Neil McCabe

Ashoka Fellow
Ireland,
Fellow Since 2013
The Green Plan

Citation

This profile was prepared when Neil McCabe was elected to the Ashoka Fellowship in 2013.
The New Idea
Neil has created The Green Plan, an initiative originally implemented in his first pilot within the Kilbarrack Fire Station, which became the first carbon neutral fire station in the world. Neil’s Green Plan is a clear methodology outlining strategies and procurement approaches to move towards sustainability, from using wastewater in fighting fires to setting up social ventures that manufacture retrofitting equipment. With an emphasis on the sustainability and replicability of the Green Plan, Neil prioritizes refurbishments that are cost-saving and channels those cost savings into further efforts in a virtuous cycle. Neil identified the power of local procurement as the most effective entry point into the problem of wasteful energy consumption, as locally sourced materials cut costs while also reducing the carbon footprint. In encouraging local production of previously difficult-to-source tools and parts, Neil seeded 20 new local businesses with guaranteed markets. Neil uses the fire station as an example for the communities that surround them, expanding green initiatives into homes and institutions through the fire house model and conducting educational workshops in communities and schools on fire safety, biodiversity and sustainable development. Working in conjunction with the city and corporations, Neil has designed the Better Energy in the Community programme, allowing fuel-poor households to utilize credits for greening technology while also providing a financial resource for government to realize their energy goals.

Neil’s Green Plan has become a template strategy for all fire stations in Dublin and is being applied to other institutions across Ireland, such as business parks, hospitals, and library systems. Integrating his work with fire stations to affect change at the policy level, Neil is working within the system to transform it in practice from the most local level of government through to the top. The Green Plan has become the basis for Dublin City Council and County Dublin’s sustainability strategy, is being applied across Ireland and in Scotland and is helping guide initiatives at the European Union level.

Neil has created the Green Plan, a strategy originally implemented in the model Kilbarrack Fire Station, making it the first carbon neutral fire station in the world. Neil’s Green Plan outlines strategies and procurement approaches--from using waste water to fight fires to setting up social ventures to manufacture retrofitting equipment-- to move towards sustainability, prioritizing those refurbishments that are cost-saving, and channeling those cost savings into further efforts in a virtuous cycle. Neil uses the fire station as an example for the communities that surround them, expanding green initiatives into homes and institutions through the fire house model and conducting educational workshops in communities and schools on fire safety, biodiversity and sustainable development. Neil’s Green Plan has become a template strategy for all fire stations in Dublin, and is in the process of being rolled out across Ireland. Neil is integrating his work with fire stations to affect change at the policy level, working within the system to transform it in practice from the most local level of government through to the top--his example and the Green Plan has become the basis for Dublin City Council's and County Dublin’s sustainability strategy, and his model is helping guide initiatives on the European Union level and in countries across Europe.Neil has created The Green Plan, an initiative originally implemented in his first pilot within the Kilbarrack Fire Station, which became the first carbon neutral fire station in the world. Neil’s Green Plan is a clear methodology outlining strategies and procurement approaches to move towards sustainability, from using wastewater in fighting fires to setting up social ventures that manufacture retrofitting equipment. With an emphasis on the sustainability and replicability of the Green Plan, Neil prioritizes refurbishments that are cost-saving and channels those cost savings into further efforts in a virtuous cycle. Neil identified the power of local procurement as the most effective entry point into the problem of wasteful energy consumption, as locally sourced materials cut costs while also reducing the carbon footprint. In encouraging local production of previously difficult-to-source tools and parts, Neil seeded 20 new local businesses with guaranteed markets. Neil uses the fire station as an example for the communities that surround them, expanding green initiatives into homes and institutions through the fire house model and conducting educational workshops in communities and schools on fire safety, biodiversity and sustainable development. Working in conjunction with the city and corporations, Neil has designed the Better Energy in the Community programme, allowing fuel-poor households to utilize credits for greening technology while also providing a financial resource for government to realize their energy goals.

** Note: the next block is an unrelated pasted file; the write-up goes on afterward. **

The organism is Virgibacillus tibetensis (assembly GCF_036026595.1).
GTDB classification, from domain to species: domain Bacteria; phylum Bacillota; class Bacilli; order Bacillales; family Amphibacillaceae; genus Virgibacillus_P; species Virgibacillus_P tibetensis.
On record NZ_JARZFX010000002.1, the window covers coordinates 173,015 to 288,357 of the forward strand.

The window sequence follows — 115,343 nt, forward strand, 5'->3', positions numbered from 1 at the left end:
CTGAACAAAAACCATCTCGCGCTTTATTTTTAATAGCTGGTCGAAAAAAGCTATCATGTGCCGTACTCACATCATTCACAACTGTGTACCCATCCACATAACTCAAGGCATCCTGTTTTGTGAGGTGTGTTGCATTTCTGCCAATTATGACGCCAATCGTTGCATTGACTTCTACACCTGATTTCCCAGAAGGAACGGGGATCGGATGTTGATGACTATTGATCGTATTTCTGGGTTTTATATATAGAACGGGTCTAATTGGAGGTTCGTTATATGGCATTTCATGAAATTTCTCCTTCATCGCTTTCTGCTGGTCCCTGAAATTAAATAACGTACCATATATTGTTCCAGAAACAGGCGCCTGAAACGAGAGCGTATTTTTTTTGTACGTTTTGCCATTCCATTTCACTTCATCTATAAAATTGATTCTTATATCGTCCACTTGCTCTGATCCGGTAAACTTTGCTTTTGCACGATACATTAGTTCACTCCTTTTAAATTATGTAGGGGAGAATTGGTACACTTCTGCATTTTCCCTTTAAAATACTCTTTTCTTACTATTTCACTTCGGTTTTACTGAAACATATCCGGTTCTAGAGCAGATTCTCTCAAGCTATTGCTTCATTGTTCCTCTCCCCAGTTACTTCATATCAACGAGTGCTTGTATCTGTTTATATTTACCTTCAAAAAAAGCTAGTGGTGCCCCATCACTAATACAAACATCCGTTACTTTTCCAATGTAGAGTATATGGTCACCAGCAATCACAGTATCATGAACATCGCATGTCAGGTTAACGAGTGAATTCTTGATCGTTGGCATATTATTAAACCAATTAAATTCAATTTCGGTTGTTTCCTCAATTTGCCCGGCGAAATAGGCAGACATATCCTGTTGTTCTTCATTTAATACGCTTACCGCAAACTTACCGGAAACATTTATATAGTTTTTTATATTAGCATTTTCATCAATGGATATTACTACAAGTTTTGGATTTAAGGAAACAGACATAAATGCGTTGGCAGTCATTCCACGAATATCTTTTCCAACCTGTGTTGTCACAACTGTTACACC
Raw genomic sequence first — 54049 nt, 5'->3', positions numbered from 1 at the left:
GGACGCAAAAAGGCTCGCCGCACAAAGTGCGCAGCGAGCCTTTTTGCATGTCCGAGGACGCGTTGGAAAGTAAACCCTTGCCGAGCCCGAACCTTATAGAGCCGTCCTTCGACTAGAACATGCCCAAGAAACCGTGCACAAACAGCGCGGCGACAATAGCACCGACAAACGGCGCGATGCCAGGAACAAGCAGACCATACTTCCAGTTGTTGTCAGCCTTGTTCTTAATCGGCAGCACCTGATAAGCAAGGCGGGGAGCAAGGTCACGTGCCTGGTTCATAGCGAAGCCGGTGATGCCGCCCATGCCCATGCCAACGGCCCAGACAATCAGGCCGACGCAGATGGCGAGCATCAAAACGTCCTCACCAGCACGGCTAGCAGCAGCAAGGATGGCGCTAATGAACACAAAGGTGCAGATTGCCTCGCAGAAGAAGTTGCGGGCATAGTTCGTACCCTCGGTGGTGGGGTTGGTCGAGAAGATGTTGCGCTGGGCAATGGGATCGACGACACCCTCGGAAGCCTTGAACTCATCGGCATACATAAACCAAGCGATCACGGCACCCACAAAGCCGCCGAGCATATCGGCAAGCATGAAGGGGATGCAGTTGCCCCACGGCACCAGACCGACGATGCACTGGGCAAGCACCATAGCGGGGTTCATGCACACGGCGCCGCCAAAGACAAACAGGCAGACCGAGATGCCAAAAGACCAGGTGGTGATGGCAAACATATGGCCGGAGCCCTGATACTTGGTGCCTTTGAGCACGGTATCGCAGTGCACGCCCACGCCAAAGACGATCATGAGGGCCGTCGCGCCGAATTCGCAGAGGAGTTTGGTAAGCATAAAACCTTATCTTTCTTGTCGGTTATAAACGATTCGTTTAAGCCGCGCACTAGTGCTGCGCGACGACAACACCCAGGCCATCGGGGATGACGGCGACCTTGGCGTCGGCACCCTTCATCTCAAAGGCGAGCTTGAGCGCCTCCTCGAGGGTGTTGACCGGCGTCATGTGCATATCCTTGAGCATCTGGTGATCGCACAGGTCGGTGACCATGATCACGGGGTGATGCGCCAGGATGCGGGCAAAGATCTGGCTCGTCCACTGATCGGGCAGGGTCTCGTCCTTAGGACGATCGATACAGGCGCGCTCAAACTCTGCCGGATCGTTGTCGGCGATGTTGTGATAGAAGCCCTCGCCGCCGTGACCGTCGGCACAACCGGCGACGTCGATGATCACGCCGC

Neil’s Green Plan has become a template strategy for all fire stations in Dublin and is being applied to other institutions across Ireland, such as business parks, hospitals, and library systems. Integrating his work with fire stations to affect change at the policy level, Neil is working within the system to transform it in practice from the most local level of government through to the top. The Green Plan has become the basis for Dublin City Council and County Dublin’s sustainability strategy, is being applied across Ireland and in Scotland and is helping guide initiatives at the European Union level.
The Problem
The Strategy
The Person

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